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January 6, 1938     The Observer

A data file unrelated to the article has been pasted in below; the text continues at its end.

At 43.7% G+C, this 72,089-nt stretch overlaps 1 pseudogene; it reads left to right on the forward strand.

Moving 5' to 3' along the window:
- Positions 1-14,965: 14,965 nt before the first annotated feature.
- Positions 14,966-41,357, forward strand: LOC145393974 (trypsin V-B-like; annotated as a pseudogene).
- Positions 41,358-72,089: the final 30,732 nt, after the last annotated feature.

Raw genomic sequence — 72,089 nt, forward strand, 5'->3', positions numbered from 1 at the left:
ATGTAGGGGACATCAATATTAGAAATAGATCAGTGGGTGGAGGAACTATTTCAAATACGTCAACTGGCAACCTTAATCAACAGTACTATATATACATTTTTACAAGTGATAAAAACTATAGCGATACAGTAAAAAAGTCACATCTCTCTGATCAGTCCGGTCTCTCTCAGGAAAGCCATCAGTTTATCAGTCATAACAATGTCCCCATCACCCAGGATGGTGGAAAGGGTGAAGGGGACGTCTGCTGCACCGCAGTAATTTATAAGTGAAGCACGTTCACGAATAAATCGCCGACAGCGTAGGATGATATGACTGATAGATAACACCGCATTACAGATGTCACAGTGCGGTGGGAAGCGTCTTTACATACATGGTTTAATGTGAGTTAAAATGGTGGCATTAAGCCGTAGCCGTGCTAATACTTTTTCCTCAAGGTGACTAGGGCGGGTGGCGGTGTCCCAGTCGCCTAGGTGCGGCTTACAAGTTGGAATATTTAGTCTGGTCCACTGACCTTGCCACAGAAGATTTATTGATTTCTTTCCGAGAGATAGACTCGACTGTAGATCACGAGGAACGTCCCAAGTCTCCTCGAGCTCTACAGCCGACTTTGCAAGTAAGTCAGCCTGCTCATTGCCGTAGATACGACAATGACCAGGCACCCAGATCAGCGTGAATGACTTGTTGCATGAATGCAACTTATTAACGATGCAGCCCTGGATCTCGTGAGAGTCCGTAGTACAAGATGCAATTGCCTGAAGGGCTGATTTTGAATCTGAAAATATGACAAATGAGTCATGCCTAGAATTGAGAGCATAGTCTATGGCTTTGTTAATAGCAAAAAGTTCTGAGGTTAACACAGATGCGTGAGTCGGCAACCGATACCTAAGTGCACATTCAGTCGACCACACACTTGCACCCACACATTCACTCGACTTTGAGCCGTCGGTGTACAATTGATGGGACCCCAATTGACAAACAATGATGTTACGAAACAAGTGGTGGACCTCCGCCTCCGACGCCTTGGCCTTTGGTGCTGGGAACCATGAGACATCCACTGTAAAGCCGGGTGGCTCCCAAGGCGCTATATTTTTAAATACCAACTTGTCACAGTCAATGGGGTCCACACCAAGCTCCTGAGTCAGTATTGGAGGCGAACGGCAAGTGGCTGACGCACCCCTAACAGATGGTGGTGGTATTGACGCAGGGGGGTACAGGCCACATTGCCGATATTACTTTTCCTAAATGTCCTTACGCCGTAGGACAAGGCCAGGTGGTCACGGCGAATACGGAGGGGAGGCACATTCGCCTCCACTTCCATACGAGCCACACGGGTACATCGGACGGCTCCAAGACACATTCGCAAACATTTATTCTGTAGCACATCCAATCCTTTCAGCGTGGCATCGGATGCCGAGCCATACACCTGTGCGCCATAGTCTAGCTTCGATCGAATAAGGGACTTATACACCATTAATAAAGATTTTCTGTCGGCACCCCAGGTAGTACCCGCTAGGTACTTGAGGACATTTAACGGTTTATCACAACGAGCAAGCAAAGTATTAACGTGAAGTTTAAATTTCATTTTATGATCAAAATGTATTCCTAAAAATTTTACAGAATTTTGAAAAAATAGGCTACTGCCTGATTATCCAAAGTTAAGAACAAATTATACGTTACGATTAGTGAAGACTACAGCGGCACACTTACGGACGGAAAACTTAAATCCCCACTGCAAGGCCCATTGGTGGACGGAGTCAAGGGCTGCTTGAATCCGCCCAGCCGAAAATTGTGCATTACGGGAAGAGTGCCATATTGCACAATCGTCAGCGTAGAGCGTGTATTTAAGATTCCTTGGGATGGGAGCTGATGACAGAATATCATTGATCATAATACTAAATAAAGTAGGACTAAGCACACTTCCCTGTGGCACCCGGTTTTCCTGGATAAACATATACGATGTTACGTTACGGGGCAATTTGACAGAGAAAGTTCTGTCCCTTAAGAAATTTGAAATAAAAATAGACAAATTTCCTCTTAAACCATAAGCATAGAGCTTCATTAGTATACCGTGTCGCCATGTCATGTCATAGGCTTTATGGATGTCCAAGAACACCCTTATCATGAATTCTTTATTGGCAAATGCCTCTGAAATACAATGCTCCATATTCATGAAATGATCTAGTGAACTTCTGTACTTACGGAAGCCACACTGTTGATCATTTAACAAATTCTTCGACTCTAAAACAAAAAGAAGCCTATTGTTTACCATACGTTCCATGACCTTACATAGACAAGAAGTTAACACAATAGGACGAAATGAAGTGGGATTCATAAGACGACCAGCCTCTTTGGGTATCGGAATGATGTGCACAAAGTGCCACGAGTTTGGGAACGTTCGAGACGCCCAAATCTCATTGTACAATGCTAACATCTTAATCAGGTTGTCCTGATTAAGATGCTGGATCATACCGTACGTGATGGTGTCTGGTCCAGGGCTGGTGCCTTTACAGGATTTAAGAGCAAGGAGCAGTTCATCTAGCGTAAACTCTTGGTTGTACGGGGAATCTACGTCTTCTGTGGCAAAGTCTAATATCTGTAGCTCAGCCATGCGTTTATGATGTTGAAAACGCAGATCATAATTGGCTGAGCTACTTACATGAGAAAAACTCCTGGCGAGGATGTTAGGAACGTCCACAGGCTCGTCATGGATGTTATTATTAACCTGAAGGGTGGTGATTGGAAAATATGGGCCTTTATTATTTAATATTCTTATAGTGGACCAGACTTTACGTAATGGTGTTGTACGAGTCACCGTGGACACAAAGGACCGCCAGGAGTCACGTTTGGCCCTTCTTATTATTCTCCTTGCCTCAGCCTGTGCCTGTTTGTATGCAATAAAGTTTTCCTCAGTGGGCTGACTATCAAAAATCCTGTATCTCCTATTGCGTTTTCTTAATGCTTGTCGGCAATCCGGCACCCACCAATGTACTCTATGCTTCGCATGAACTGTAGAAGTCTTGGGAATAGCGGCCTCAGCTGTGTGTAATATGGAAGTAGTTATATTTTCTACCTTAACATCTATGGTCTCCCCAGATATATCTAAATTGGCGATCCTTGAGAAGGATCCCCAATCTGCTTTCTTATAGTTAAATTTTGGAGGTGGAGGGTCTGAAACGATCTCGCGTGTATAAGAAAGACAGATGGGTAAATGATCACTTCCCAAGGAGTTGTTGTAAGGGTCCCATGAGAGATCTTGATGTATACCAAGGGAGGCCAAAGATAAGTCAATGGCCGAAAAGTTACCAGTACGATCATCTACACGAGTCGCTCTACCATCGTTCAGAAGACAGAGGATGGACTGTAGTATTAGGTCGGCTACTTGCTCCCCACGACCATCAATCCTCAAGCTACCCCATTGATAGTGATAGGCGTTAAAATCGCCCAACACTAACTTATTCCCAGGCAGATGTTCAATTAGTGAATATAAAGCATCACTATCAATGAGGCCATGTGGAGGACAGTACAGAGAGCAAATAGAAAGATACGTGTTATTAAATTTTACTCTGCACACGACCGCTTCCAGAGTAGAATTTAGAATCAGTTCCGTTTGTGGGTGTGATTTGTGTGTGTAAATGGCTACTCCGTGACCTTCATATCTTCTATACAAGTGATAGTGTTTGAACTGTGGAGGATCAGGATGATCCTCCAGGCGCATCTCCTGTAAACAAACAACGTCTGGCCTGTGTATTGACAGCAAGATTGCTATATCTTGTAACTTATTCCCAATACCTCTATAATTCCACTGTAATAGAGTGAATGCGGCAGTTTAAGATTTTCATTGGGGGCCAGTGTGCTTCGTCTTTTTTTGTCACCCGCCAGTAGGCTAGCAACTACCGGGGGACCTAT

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January 6, 1938 T H E O B S E R v E R Page Five i |11 i , ,,,, i Rockford --- " News Local & Diocesan ,, ", ,i ..... , FACULTY OF SEND AID FOR CHINA SUFFER'E 'RS ]' ' ' . .. [1""  ii lek along with him or perhaps I .ll/nnnu Jr M #--i 11  illllllF II 1"/'1 '1%]'1' ILJ ' I"lJ with him and M. O]ivier on McAllister-Julian e motorcycle, tat least was FUNERAL - stopped in that desire for friend- ship because he is so great that DIRECTORS IIIULUUUII H/ / , l lll lyw" - U:::nKUhl of The Queen's Work he does not think himself worthy llljlp t   v ( sored notes of an interested of your friendship. And you gain N:. Fifth St. Rockford lIBRARY MEET  IIlltIImW IV indepenT:: 2tander')l thatfrm ishim'faraS a result, somethinggreater than fr.iend- This week's column was origin ship. -BAILEY'S Phone M-0093 ROCKFORD POULTRY HOUSE | LIVE OR DRESSED POULTRY | No Charge for Dressing I " 329 CEDAR S:TREET 11 i i I I I II I BALLROOM DANCING Adult Classes_Monday 8:00 p.m. Junior Classes-__Friday 7:30 p.m. Kieley Studio of Music and Dance 319 MULBERRY ROCKFORD Phone Main 2223 i ROCKCOTE QUALITY PAINT You Can Always Depend On #tlr your PAINT DEALER cannot supply you--phone, write or stop in at our Modern Plant. ROCKFORD PAINT MFG. CO. ,201 N. Madison St, Rockford SCHROM'S WALDORF FOOD SHOP THE VERY BEST IN \\; BREAD$ CAKES, PASTRIES Telephone Main 2233 220 N. MAIN ST. ROCKFORD MONUMENTS I. ME N'S STORE I Rockford Motors 1135 O 602 CIRLES SO. IAIN Street Street 1938 /Models Now On Display M -954 Sales-Service bi-1643 MILLER-PATTON BAKING CO. I BLOMQUIST FURNITURE STORE Furniture . . Ruge . . Linoleum Window Shades and Venetian Blinds 1121-1131 BROADWAY Main 1585 Rockford. III, I Style Store I Jeweler ] AND OPTOMETRIST "Our VFatc&s Ma/ Good"  E, 1137 BROADWAY $ | 317 Chestnut St Main 2210 I FISHER MA'rrRESS SHOPPE I F.J. Zink, Proprietor I "'Direct from Factory to You" I .Mattresses Renovated.--__$3.5 IILNEW" MATTRESSES AND BOX I SPRINGS OF ALL "KINDS Rockford, Illinois / Every Occasion I Flowers For DIDIER--FLORIST 532 WEST STATE STREET PHONE FOREST 7395 Investments Promissory Notes - Db" The Catholic Bishop of Chicago DENOMINATIONS $50'0--$%000 Maturities Ten Years I'hese Notes-are signed person. ally by His Eminence, Cardinal Mundelein and are a d}rect ob igation of the Arcbdioces O ALSO Promissory Notes O F the Catholic Bishop of Rockford These Notes In denominations of $500 and $1,000 are a direr1 obligation of the Diocese Rockford. We employ no solicitors McMahon & Hoban , PncorDora ted Exclusive Agents 105 8. Lallle St., Chicago, III Rockford.--Members of the fac- ulty attended the fortieth annual convention of the National Com- mercial Teachers" Federation at the Hotel Sherman, Chicago, the week-of Dec. 27. Sister M. Car- mel, O.P., head of the commerce department at Muldoon. has been actively affiliated with the Na- tional Commercial Teachers' feder- ation for many years. At the Illinois regional meeting of the Catholic-Library association of the American Library associa- hen, held last week at Rosary col- lege, River Forest, Sister Francis Paul, O.P., librarian at Muldoon, was chairman of the high school round table conference. Several of the faculty also accompanied her to the :merican Library associa- tion meeting at the Palmer House, Chicago. Classes will be resumed on Jan. 10, at 8:45 a. m. Rockford. -- The Sisters at Mul- cleon as well as the students and friends of#, the high school were deeply shocked to hear of the sud- den death of the sister of Sister Jane Marie and Sister Edwina Clare, heads of the Latin and Sci- ence department, respectively. The deceased, Nell Crook, was buried from St. Clement's church, Chi- cago, on Friday, Dec. 31, with Rt. Rev. Msgr. F. A. Rempe celebrant of the Requiem High Mass. Mss Crook has long been known in Catholic women's clubs throughout Chicago. Mass for the happy re- pose of her soul will be offered both in the convent and school chapels in the near future. SERMON TOPIC The Subject of the parochial ser- mon for-Jan. 9, the First Sunday after Epiphany is "The Effects of Baptism." Since, however, by ]n- dult of the Holy See the- Fens of the Ho/y Name is el,err :ed on this Sunday in nearly every par- ish of the diocese, thoughts c'.n- cernin t.he Feast may ta . pre- cedence over those , :,nnc'::.ed with the -:cheduled series of in- structions. English Archbishop Lauds Boy Scouts London.--The Archbishop of Liv- erpool, the Most Rev. Richar Downey, is urging all the Catholic boys in his archdiocese to join the Boy Scout movement. "It matters not whether the boy be rich or poor," he says, "he will assuredly be the richer in mental, and physical stamina; that is to say, richer in character, for hav- ing trained as a scout. Th' move- ment offers to the average boy advantages which cannot be gained in any other way. "The Scout must be faithful to God and the Chul;ch, careful in the observance of his religious duties. In this way he will perfect by grace in the supernatural order the good habits which he had formed in the natural order, and become a man of character and a man of God." STADIUM INN 403 15th Ave. Rockford. Ill. FINE WINES AND BEERS AT OUR BAR Complete assortment of package goods. Imported or domestic. BI i St. Anthony's Hospital Rockford, IlL An accredited School ot Nursing conducted by the Sisters of the Third Order of St. Francis. Four Year from an Accredited High School Required. WO'OD Oak, Ash, Maple and Mixed Woocls, Lumber and Timbers at Low Prices Fence Posts, Barn Timber and. Lumber. We Buy itauding Timber and Black Walnut, ACE LUMBER CO. / Rockford Freeport Byron Main 4510 Rural 2309 41-2 Blue Beacon Coal  8 Tons Blue Beacon EQuals 10 Tons of Or- "teary Coal. Rockford Pure Ice & Fuel Co':. t015 School Main 1101 i COAL -- COKE -- WOOD -uel Oils Fridigaires O11 Burner' ROCKFORD LUMBER & FUEL CO. VIAIN  201 a STATP- r i |1 ' CIEANERS DYERS CLE/. ERIi ,.OeHATTERsRepairIn h. Main 1274 L .Dr, TOWn toe :17 E. STATE 10B S CHURCH 213 S. MAIN PLANT--1113.1115 NO Second Street / / In response to an appeal recel,ed from the Catholic Bishops of Nan- king, Hankow, Hanyang and Wuchang, for the Chinese Catholic War Relief Association, medical and surgical supplies and instru- ments have been donated by Catholic hospitals in New York, under the direction of His Eminence Patrick Cardinal Hayes, Archbishop of New York. Photo shows'parUof the first shipment being as- sembled at the office of the New York Catholic Charities. l'rontincnt Rockford Fascism Scored By Msgr. ryan Woman g.cc.mhl (Continued from page 1, .............. the two systems have a good deal -- -- in common. Like Fascism, Naziism Rockford. -- Mrs. Ellen Jilbert,lholds that all rights, personal, poll- for many years prominent in dio-[tieal, economic, religious, etc., orig- cesan religious activities, died at her home, 604 Whitman street, Dec. 30, after an illness of five years' duration. Referring to her civic and religious activities the Rock- ford Morning Star, on the day fol- lowing her death, gave a summary of the many activities in whose development she participated. "Shortly after the creation 9/ the Rockford diocese and appointment of the Rt. Rev. Peter J. Muldoon as its first hishop," says the Star, "she and other Catholic women of the city organized the Catholic Voman's league and pioneered in local social-work at St. Elizabeth social center. She also was active in the St. Cecelia Music guild of the league. "In addition, she was one of the most active workers in the diocese for the National Catholic Welfare conference, having served as pres- ident of the Diocesan council of the National Council of Catholic Wo- men. She worked throughout the diocese with Bishop Muldoon in organizing parish councils, and he depended largely on her organizing ability to establish the society throughout this area. She was a frequent delegate to national con- ventions of the conference and was a delegate in 1928 to the InteTna- tional. Catholic Action "Woman's conference in Paris. "Active in her parish, she was a member of the Altar and Ros- ary society of St. Mary's church for a number of years. "She had been a me'mber of the hoard of directors of the Rockford Public Welfare association and the Visiting Nurses association and helped organize and was a member -of the first board of directors of the Rockford Social Service federa- tion, forerunner of the Rockford Community fund. "She was also autive in the Rock- ford Woman's club and the Men- delssohn club and was a life mem- ber of the Rockford Art club." Mrs. Jilbert was the daughter of Andrew and Margaret Culhane and was born at Cherry Valley Jan. 7, 871. Her marriage to Harry J. Jilbert, now vice-president of the Geo. D. Roper corporation, took place at St Mary's church here on Sept. 7, 1892, with Rt. Rev. Msgr. J. A. Solon officiating. Be- sides her husband she is survived b" two brothers, Drs. T. H. Culhane and A. B. Cuthane: and four sis- ters, Mrs. John Sullivan, Mrs. Jo- seph Sullivan and Mrs. Louis H. Shannon, all of Rockford, and Mrs. T. P. Dooley of Chicago. The solemn funeral Mass took place at St. Mary's church-last Monday morning. The Most Rev. Bishop Edw. F. Hoban assisted at the throne with Rev. F. J. Keean and Re:. C. H. Quinn as deacons of honor. The celebrant of the] Mass was Very Rev. C. J. Ford,[ O.S.A., assisted by Father Sullivan, I O.S.A., as deacon, Rev. Joseph] Heab a suhdea ." .. - con ,and Rex. L ! J. Franey as master of ceremon-] ies. Also present, in the sanetu-] ary were Rt. Rev. Msgr. John P.I McGuire. -V'ery Rev. Msgr. W. G. i McMillan, ReTs. John Quigtey, Em- I mett Murphy and Thomas Green.[ The service was attended by] many former associates in Catho-] lic welfare work from all parts of] the diocese. Rt. Rev. Msgr. F. F. Connor, pastor of Holy Angels church, Aurora, preached the fun-!l eral sermon and paid eloquent I tribute to Mrs. Jilbert as organ- I izer and loyal supporter of Catho- lic endeavor. The final absolution was imparted by His Excellency, Bishop Hoban. Insure Church To Pay Debt Denver, Colo.--Paying a church debt off by means of endowment msuranch policies is the plan in- augurated by the Rt. Rev. Msgr. inate with and can he modified at will by the state Like Fascism, Nazism is in conflict with the Catholic teaching on individual right and othe  relations between the state and the individual. In praciice Nazism deprives the Church of necessary freedom of worship and freedom of education. Like Fascism, it is excessively na- tionalistic. Moreover, it adheres to a theory of radical superiority and racial purity which are without foundation in fact, and which have been used as a pretext for an enor- mous amount of injustice and un- charity toward the Jewish race. Like Fascism, Nazism does not permit the formation of voluntary political societies. It has destroy- ed the Center party in Germany. Like Fascism, it does not tolerate effective trade unionism. In its treatment of both trade unions and political societies, it has violated the principle laid do:n by Pope I Leo XIII in his encyclical Rerum t Novarum." I Attitude Teward Communism I Asserting that "the attitude of 1 the Catholic church toward Corn- I munism is clear: decisive, and long i established," Monsignor Ryan add- ed that "it is an attitude of com- prehensive condemnation." "Catholics oppose Communism," Monsignor Ryan explained, "not merely on the basis of authority, but also on the basis of its nefar- ious political and economic consti- tution. As a political system it is, like Fascism and Nazism, totarli- tarian. "It holds that all individual rights of every description come from the state and can he destroy- ed at will by the state. It central- izes all power---executive, legisla- tive and judicial--in one man. It accepts and acts upon the doctrine that the end justifies the means. It suppresses liberty of speech, of the press, of assembly and poli- tical opposition. It believes in vio- lent overthr6w of all bouregois governments. Under its economic aspects, it holds that all land and sources of production belonging to individuals or associations may be violently seized without compensa- tion. It aims at the elimination of the class struggle by eliminating all other classes than the proletar- iat. It substitutes for 'wage sla- very' under capitalism, serfdom under a Communist dictator." Pointing out that the word 'de- mocracy" in its most widely ac- cepted sense means government with the consent of the governed, and next means employment of reI}resentative government, Mon- signor Ryan told the society that this principal "was explicitly de- fended by a long list of Catholic theologians and canonists between the ninth and sixteenth centuries" and that "at the end of the six- teenth century and at the begin- ning of the seventeenth, the tradi- tional Catholic doctrine on the right of self government received its final and systematic form at the hands of Cardinal Robert Bellar- mine, S.J., and the Rev. Francisco Suarez, S.J." "In recent years," he said, "it ha been argued with some persuasiveness that the teaching of Bellarmine and Suarez exercised a fairly direct influence upon our American Declaration of Independence." Right of People to Choose "The traditional Catholic doc- trine concerning the moral oigin of political authority includes no declaration concerning forms of government," Monsignor Ryan de- clared. "The community may de- cide either explicitly or implicitly, either formally or tacitly to have a monarchy, an aristocracy, a de- mocrary or anY modification or combination of these which seeks Hugh L. McMenamin. rector of the the common good and preserves cathedral, here. [the rights of individuals." According to the plan, $0 ntem- I "It is a commonplace of history," hers of the parish will take out tile added "that the Catholic church 20 year $1.000 cnddu nmnt policies! has gladly accepted the democratic with the cathedral as beneficiary. I form of political organization. It Thus in two score years the cathe-lis also a historical fact that repre- dral will be cleared of its $80,000 sentative government was exem- indebtedness. " l plified in the local and Provincial A change in the complexion oflcouncils and mixed assemblies of the neighborhood about the rathe-l the Church for hundreds of years drai from residential to commer- before the first provincial assem- cial has made it impossible for the bly met in Leon in 1188 and before parish to clear'the debt from or-lthe first national assembly met in dinar)" revenues, j England in 1265." THli ti|TY FOR THE PROPAGATION OF TI'IE EH HOME AND FOREIGN MISSIONS Rockford Director, Very ReD. Msgr, Francis J, Conron 1245 N. Court St,,. Rockford Phone: Main 2140 Office Hours 9:00 to 12:00 The Feast of the Epiphany January 6, the Feast of the Epiphany, is one of the days when members of the Society for the Propagation of the Faith may gain a plenary indulgence for them- selves or for the Holy Souls. The day was chosen by the Sacred Con- gregation of Propaganda for the privilege, not only because it is a principal feast of the Church, but also because it has an emphatic missionary significance. The expectation of a Savior was rewarded rather generally as a Jewish prerogative. True enough, in the personages of the shepherds on Bethlehem's hillsides, the first revelation of the God-Man was made to the Jews. But the heav- enly Father of all peoiles did not permit many days to elapse, before he also miraculously led the Gen- tiles to the feet of the Universal King. The invitation from above to both Jew and Gentile was a clear forecast of Jesus Christ's role as King and Savior of all men in the world. Herod, the Great King of the Jews, had his chance. rould that he had joined the Wise Men in Jerusalem and with them had fol- :lowed the star 'until it stood over i wher the child was.' Such an act i of conformity to the very evident will of God would have merited his own salvation and that of many other souls. Likewise, every Catholic has a chance to perpetuate the Epiphany in reality What else is the con- version of a soul, except the mu- tual revelation of that soul and its Creator? In the Catholic Missions such a manifestation of God to man is of daily occurrence. As the star led the Wise Men, the mis- sionaries lead the infidel and pa- gan. It is the members of the So- ciety for the Propagation of the Faith, who sustain the missioners in the works of conversion. There- fore, a member's prayers and dues are as precious in the sight of God as the gold, frankincense and myrrh that the Wise Men offered tgAhe new-born Babe. Minute Biography ALEXANDER GUASC0 Late general secretary of the Central Committee in France of The Society for the Propagation of the Faith. Perhaps, a more popular man never lived than Alexander Guns- co, a secretary of an international organization for 39 years. He had friends in M1 parts of the world; friendships that "*'ere born of ma- terial interest in a divine cause, and cemented throughout the years with joy in successes and sym- pathy and help in sorrow. At the age of twenty-nine, with a reputation as lawyer and orator already "*'ell established, and with a most promising career already in the offing, Alexander Guasco, with- out much deliberation but with very much faith, cast his lot with the French Society for the Propa- gation of the Faith. He died on June 26, 1922. Un- doubtedly, he was one of the great- est of all Christians, who in the past century labored in the home service of the apostolate for the Propagation of the Faith. If ....... Gemany Regains Its Colonies If Germany regains some of its colonial possessions how will the triumph affect our missionaries and our missions? From "*'hat we read about Germany, we would.say that Herr Hitler will do all in his power to wipe them out. Great Britain, who has extensive hold- ings in the East, is already appre- hensive and some of her foremost writers feel that the question i.s on that is bound to make head- lines in the very near future. It is something for Catholics to think about NOW. Wild Eskimos; Mackenzie Vicariate Has Them According to The Shield, the o gan of the Catholic Students' Mis- sion Crusade, there are three class- es of Eskimos,the Western or Al- askan Eskimos, who through con- tact with whalers and occasional travellers, have become quite civil- ized. These Eskimos are under the care of the Jesuit Fathers. Then there are the Eastern Eskimos, who are found in northern Kee- watin and in Franklin territory north of Hudson Bay. These Es kimos are partially civilized and are under the care of the famous Bishop Turquetil, O.M.I., and his Oblate Fathers. Between the se two groups are the Eskimos of the Mackenzie vicariate, -- wild, primi- tive folk, who, far removed fro.m the Atlantic and Pacific coasts, knew no white man until years later when they met their eastern and western brethren. These are the people who comprise the flock of Bishop Fallaize. All the Family Can" Help; Enroll Them in a "Family Membership" Every member of your family can help the missionaries, if you enroll them in a Special or Family membership. You may enroll your- self and nine others and this mem- bership includes living and de- ceasedmembers of your family. A prayer from each member will go far toward bringing Christ's bless- ing on the work of the mission- aries. There is hardly a mission country that is not threatened by wars or in the midst of wars. Government grants have been elim- inated by many authorities and the missionaries have had to fight i hard for their very existence. Your six dollars for a Family member- ship for one year will help them to withstand the uncertain condi- tions that now face them. Treasure In Heaven What independence and security a bank deposit or an insurance policy give to a provident man or woman, an indulgenced prayer arid good work gives to the Christian. An indulgence decreases or can- cels the temporal punishment due to sin. Consequently, the Christian can increase his share of merit in heaxen. Our Lord did not forget to rec- ommend this very sensible provi- sion when he said: "Build up for :ourselves a treasure in heaven." The Church endows the good xork of membership in the Society for the Propagation of the Faith with the following indulgences: 1. Plenary indulgences. 2. Partial indulgences. 3. Special benefits. Ask your Diocesan Director to tell you when you may gain these indulgences. --Fisherman. Maryknoll Sisters Stay at Sancian Ossining, N. Y.--The two MaD'- knoll Sisters reported in the Amer- ican press as having been removed from Sancian Island, 120 miles southwest of Hongkong, upon the recent landing of Japanese mili- tary forces, are still at their post on the island, conducting their dis- pensary daily. Although in vie,*" of the dangers an attempt ,*'as made by Maryknoll priests to persuade them to leave, they begged so earnestly to be al- lowed to remain that the effort ,*-as abandoned. The two sisters are Sister Monica Marie Boyle of: Minersville, Me., and Sister Can- dida Marie of Hongkong. Teachers Discuss Homework Load Chicago.--rays and means of "staggering" the homework load of students in Jesuit high schools of the Missouri, Chicago and New Or- leans provinces were discussed at the annual meeting of principals on educational problems, at Loy- ola university Monday and Tues- day. Home study assignments will no longer be left to the discretion of individual teachers, according to the Rev. Allan P. Farrell, S.J., su- pervisor of studies in the Chicago province. "Two-hour home,york assign- ments will be made with major assignments in principal branches of study staggered to a specific day each week," he said. "In this way, no student will be given more homework than he can handle, and each student will be given satis- factory preparation." LEAGUE TO MEET Rockford.--The Women's league of St. James parish will hold its regular meeting Friday, Jan. 7, at 8 p. m., in the parish hail. SAIL WITH BISHOP HOBAN and the Official Rockford Diocesan Party SAILING M. V. VULCANIA, MAY 7. Returning June 23. XXXlV Internatiun'M Eucharistic Cnn- .ress, Budapest, Rome, Holy Land, Mediterranean Cruise, European Tour. ALL IN ONE GREAT LOW-COST TRIP! Plan now to sail with our congenial diocesan party on this great pilgrimage, cruise and tour, undeT the leadership of His Excellency, the Most Reverend Bishop Edward F. Hoban Conducted by James Boring Company, official agents [or the Eucharistic Congress Committee in America .... 12 countries and islands,  continents; 15,000 miles. All-inclusive rate $668 up Membership limited. Make reservations now. Secure literature from your diocesan head- quarters, your local travel agent or write-- JAMES BORING COMPANY, INC. 333 N. Michigan Avenue, Chicago, I!!. ally supposed to be a very flip, a brilliantly cynical---or at least a cynical--summing-up of the year. The plans for the column still cir- cle in my head, and yet I cannot write it. Tor I have just this mo- ment put down a book which is at once the finest book I have read this year and the finest experience I have had. The book is Bernanos's "The Diary of a Country Priest," trans- lated from the Trench by Pamela Morris and published by The Mac- millan Company. One reads very few things that make him want to go around ring- ing-doorbells, urging casual pas- sersby to read this or that. New- man's "Apologia pro Vita Sun" and Henry Adams' "Education of Henry Adams" were books like that, but there aren't very many more that I have read. And now there is this --the Diary. It's a book that makes me want to tear up everything I have ever written and everything I have ever lived. It's a book that makes me want to start with a clean sheet to begin anew on a course that won't be quite so inkspotted. Yes. The Diary is quite as powerful as that, to me at least. What can one say of it? The Diary is the slow-rolling story of a young, saint-like priest, who takes care of his little parish, saves a soul in your very presence, and finally dies. That's all there is to it. At the very beginning of the book you realize that he is suffer- ing from great pain, and somehow 0u wait for him to die. Death is as inevitable in this story as in the Greek tragedies. But unless rou are rarely privileged, unless you have been allowed to know-- really know--a saint, the little priest is a--I can't find quite the right word for it--a companion whom you would like to make a friend. The words are so trite as I put them there. What I am try- ing to say is that the little priest respires such great admiration, awakes such emotions higher than pity an,d closely akin to love, that you ,*ant to ask him if you can't Jl am saying this all very bad- ly, and I know it. It is unfortun- ate that our truly deep emotions are so fearfully cluttered by words we have prostituted by using them in unworthy situations. Friend- ship -- humble -- great -- saintlike. Those are words which fall short here because they have been used so largely and so glibly in a hun- dred other situations. Besides the little priest, there is M. le Cure de Torcy, whose ob- servations on life and the poor and the spiritual life spring from the sort of intelligence one would like to have. His words have an earthiness that reveal facts of the Christian religion we had forgot existed, and i some cases never knew existed. With him a friend- ship is possible, though you feel unworthy of that friendship. You know that his words and his living could profoundly influence you, and would influence you for the better. All of which falls miserably short of giving--eveu the slightest --indication of what this book is Not that the book is perfect. At times it is sentimental; at times the grammar drives a copyreader mad. But like the slight nervous mannerisms of those we love, such things are not at all important in this book. Vfhat is important is that "The Diary of a Country Priest" is a tremendous exper- ience. And if these words, how- ever faltering, can make you want to read the book, I shall feel that 1937 was not entirely spent in vain. .. Fish of the sheepshead family produce teeth somewhat similar to those of human beings. HICKEY-FREEMAN CLOTHES 00-00Do-ST00 112 South Main St. Rockford ROCKFORD The firms that appear in this directory, or have display ads in other sections of your Observer, consistently represent the best in their business and profession. They ar doing their part to de- serve your trade by supporting your paper. You can do your share by patronizing them and mentioning The Observer. Make This a Habit  Register Attention to Observer Ads Bldg. Material ,, Satisfactory Every "WEIGH- I BLACK & CO. No Substitution I B & B FUEL CO. Iee Delivery Phons Forest 7S60 ALL KINDS OF FUEL I 431 WEST STATE Phone Main 3103 1108 Kilbourn Ave. lT.a LT. STTppLTS One Good "TON" Deserves Anothe I ......... I Carpets.Rugs CARPET-LINE STORE, Inc. We Dress Your Floors and Windows Linoleums . Carpets . Rugs . Curtain Draperies . . . Widow Shades Electric Appliances 424-28 Seventh St. Phone M1700 Coal, Ice t Telephmone Main 4505-6 / Consumers Company COALICE--CO KE 796 NORTH MADISON STREET Crockery ALLEN'S CROCKERY STORE CHINA -- GLASSWARE -- TOYS HOUSE FURNISHINGS 123 West State Street Cleaners COOPER'S Cleaners and Dyers 926 W. State Forest 61 Ace Cleaners Pantorium Cleaners 107 S XVyTnan 111 S. Iain Dairy Rockford Dairies, Inc. "'GOOD MILK ALL-WAYS" Phone---Min 755 The Uptown Dairy ahd Ice Cream Shop . Safe Pasteurized Dairy Products i116 Auburn Phone Main 1413 Decorators KARL SCHOENING AND SONS 1607 Elm St. Phone Main 7339 Oruggist MASENGARB PHARMACY SERVICE TO ALL .;29 West State Phone Main 1623 One Block North of St. Mary's FaneraI ,Directors LONG & CULHANE 623 MULBERRY STREET Phone, Main 4616 SKANDIA HARDWARE CO. Complete Line of Household Supplies 325 7TH STREET MAIN 576 Lumber, Fuel We Invite Your Patronage MILLWORK 1031 School St. Phone Forest 7800 E. W. SCHMELING & SONS Monuments ROBERT TRIGG & SONS, INC. The 64th Year: Our Only Location 114-116 So. First Street Our MEMORLg, LS are Beautiful and Everlasting--Direct from Quarry Our Prices Are Far Below All Other Companies STONE MOUNTAIN GRANITE J. C. HIckey. Agent 803 %Vhitman Photographs -ineCmpleteof o Cameras, Films and Frames. ABRAMS STUDIO 208 N. Church St. Forest 6673 Plumbing Gallagher Bros. Phone Forest 1312 Rockford, II1. 1423 Mulberry Street Sporting Goods Kitteringham 'Even & S n y d e r A00leties' / Travel Bureau Steamship Tickets CRUISES . . . TOURS . . . AIR 108 W. STATE ST.ROCKFORD LINDSTROM TRAVEL BUREAU Patronize Observer Advertisers